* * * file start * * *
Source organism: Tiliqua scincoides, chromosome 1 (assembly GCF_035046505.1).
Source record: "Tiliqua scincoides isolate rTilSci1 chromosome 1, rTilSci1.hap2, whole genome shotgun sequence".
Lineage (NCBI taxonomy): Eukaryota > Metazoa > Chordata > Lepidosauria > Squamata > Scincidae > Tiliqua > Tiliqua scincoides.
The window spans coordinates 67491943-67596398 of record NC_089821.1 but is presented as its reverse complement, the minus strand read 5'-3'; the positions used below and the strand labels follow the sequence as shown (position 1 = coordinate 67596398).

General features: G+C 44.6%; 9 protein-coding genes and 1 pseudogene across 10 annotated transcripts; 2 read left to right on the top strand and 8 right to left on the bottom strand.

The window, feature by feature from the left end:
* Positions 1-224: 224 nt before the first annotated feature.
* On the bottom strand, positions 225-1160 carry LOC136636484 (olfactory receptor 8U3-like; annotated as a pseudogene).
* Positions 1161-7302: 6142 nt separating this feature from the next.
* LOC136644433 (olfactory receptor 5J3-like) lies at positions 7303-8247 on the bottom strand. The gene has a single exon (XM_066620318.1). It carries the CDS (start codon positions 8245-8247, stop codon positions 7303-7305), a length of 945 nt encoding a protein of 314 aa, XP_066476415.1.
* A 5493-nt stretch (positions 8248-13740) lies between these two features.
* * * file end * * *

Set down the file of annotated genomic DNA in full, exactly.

Source organism: Tiliqua scincoides, chromosome 1 (assembly GCF_035046505.1).
Source record: "Tiliqua scincoides isolate rTilSci1 chromosome 1, rTilSci1.hap2, whole genome shotgun sequence".
Lineage (NCBI taxonomy): Eukaryota > Metazoa > Chordata > Lepidosauria > Squamata > Scincidae > Tiliqua > Tiliqua scincoides.
The window spans coordinates 67491943-67596398 of record NC_089821.1 but is presented as its reverse complement, the minus strand read 5'-3'; the positions used below and the strand labels follow the sequence as shown (position 1 = coordinate 67596398).

General features: G+C 44.6%; 9 protein-coding genes and 1 pseudogene across 10 annotated transcripts; 2 read left to right on the top strand and 8 right to left on the bottom strand.

The window, feature by feature from the left end:
* Positions 1-224: 224 nt before the first annotated feature.
* On the bottom strand, positions 225-1160 carry LOC136636484 (olfactory receptor 8U3-like; annotated as a pseudogene).
* Positions 1161-7302: 6142 nt separating this feature from the next.
* LOC136644433 (olfactory receptor 5J3-like) lies at positions 7303-8247 on the bottom strand. The gene has a single exon (XM_066620318.1). It carries the CDS (start codon positions 8245-8247, stop codon positions 7303-7305), a length of 945 nt encoding a protein of 314 aa, XP_066476415.1.
* A 5493-nt stretch (positions 8248-13740) lies between these two features.